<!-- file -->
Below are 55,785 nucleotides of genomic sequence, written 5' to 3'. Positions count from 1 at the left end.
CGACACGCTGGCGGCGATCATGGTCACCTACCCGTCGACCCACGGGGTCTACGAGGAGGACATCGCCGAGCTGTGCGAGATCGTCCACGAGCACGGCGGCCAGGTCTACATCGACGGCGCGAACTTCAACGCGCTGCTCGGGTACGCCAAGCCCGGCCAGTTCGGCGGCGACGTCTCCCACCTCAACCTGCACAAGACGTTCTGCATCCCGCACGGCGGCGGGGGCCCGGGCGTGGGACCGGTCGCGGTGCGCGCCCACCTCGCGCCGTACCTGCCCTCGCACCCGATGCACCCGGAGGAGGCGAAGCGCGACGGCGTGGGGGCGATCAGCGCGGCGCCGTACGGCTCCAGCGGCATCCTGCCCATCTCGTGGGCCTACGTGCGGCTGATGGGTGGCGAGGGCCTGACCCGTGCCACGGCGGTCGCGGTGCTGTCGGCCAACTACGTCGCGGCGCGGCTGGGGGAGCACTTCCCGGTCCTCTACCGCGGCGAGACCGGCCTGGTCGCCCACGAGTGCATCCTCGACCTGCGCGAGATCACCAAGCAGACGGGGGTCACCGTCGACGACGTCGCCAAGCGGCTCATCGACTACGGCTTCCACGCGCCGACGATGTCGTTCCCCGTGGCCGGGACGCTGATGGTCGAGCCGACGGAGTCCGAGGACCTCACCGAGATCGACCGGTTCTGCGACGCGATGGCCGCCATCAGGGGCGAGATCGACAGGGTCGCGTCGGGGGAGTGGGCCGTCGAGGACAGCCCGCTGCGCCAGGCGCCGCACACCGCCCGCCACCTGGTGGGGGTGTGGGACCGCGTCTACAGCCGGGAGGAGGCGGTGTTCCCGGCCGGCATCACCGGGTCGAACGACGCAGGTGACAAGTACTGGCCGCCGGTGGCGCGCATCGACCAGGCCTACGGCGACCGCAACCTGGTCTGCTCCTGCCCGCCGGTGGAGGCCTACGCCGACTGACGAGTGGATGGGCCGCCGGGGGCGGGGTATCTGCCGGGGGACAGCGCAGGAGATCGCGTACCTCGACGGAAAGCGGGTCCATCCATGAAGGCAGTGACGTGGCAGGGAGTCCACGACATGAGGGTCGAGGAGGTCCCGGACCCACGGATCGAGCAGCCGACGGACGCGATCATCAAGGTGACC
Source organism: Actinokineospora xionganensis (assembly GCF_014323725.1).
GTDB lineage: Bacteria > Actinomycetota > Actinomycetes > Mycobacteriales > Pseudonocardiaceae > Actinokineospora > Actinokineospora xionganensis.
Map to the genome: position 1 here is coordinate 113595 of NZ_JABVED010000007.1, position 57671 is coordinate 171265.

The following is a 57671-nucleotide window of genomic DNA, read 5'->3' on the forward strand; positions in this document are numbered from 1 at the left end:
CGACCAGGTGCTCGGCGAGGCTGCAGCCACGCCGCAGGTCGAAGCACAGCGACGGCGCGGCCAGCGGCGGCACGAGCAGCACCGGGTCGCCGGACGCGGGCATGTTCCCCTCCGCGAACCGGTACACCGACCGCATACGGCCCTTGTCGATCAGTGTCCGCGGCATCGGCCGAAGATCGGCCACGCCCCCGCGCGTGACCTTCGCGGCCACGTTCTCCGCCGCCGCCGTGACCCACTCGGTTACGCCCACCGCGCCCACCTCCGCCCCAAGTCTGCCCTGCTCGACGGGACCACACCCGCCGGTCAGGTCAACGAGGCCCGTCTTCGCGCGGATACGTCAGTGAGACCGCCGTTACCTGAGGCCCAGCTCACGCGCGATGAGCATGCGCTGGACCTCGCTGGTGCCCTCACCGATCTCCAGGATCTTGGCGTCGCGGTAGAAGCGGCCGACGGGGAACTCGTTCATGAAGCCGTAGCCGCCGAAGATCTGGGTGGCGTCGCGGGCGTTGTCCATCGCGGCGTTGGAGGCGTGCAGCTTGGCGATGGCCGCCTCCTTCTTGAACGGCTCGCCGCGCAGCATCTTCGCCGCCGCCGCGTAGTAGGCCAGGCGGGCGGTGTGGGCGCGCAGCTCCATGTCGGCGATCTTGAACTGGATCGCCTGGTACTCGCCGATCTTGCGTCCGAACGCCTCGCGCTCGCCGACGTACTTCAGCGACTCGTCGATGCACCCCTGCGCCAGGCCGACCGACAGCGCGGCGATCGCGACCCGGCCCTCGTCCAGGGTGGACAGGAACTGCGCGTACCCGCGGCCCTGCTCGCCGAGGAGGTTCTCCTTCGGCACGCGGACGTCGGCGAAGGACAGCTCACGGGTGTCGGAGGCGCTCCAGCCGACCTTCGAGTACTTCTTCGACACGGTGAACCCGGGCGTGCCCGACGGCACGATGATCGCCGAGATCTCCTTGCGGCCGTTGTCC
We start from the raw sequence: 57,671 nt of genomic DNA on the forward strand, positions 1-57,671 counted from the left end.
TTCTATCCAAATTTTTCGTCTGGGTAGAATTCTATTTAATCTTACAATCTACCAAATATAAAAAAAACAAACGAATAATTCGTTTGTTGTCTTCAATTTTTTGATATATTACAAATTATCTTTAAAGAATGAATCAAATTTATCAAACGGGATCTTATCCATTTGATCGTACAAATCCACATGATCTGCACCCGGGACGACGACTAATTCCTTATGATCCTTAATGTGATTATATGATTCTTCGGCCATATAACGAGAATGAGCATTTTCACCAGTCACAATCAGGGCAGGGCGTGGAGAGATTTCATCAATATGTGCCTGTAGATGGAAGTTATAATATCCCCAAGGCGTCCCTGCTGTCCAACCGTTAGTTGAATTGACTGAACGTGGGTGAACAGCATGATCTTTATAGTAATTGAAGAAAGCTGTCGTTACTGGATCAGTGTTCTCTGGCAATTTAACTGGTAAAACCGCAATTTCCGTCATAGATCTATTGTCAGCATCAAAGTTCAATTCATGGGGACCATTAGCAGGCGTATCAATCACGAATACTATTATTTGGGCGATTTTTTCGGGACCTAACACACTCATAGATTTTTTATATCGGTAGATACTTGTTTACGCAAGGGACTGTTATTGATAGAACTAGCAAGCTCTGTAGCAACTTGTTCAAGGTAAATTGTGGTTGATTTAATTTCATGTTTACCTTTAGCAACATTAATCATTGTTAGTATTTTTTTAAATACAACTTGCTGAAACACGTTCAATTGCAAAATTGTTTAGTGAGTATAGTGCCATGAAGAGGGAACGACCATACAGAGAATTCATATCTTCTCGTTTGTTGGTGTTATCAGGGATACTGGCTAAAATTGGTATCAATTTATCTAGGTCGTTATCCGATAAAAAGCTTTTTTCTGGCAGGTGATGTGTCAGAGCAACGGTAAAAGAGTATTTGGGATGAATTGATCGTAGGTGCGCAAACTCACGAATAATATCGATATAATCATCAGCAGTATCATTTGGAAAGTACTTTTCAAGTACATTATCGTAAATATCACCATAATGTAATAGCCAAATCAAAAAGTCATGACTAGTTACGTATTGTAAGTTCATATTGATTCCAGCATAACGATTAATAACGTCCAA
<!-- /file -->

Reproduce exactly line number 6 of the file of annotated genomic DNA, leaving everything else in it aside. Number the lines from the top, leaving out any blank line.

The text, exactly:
The following is a 57671-nucleotide window of genomic DNA, read 5'->3' on the forward strand; positions in this document are numbered from 1 at the left end: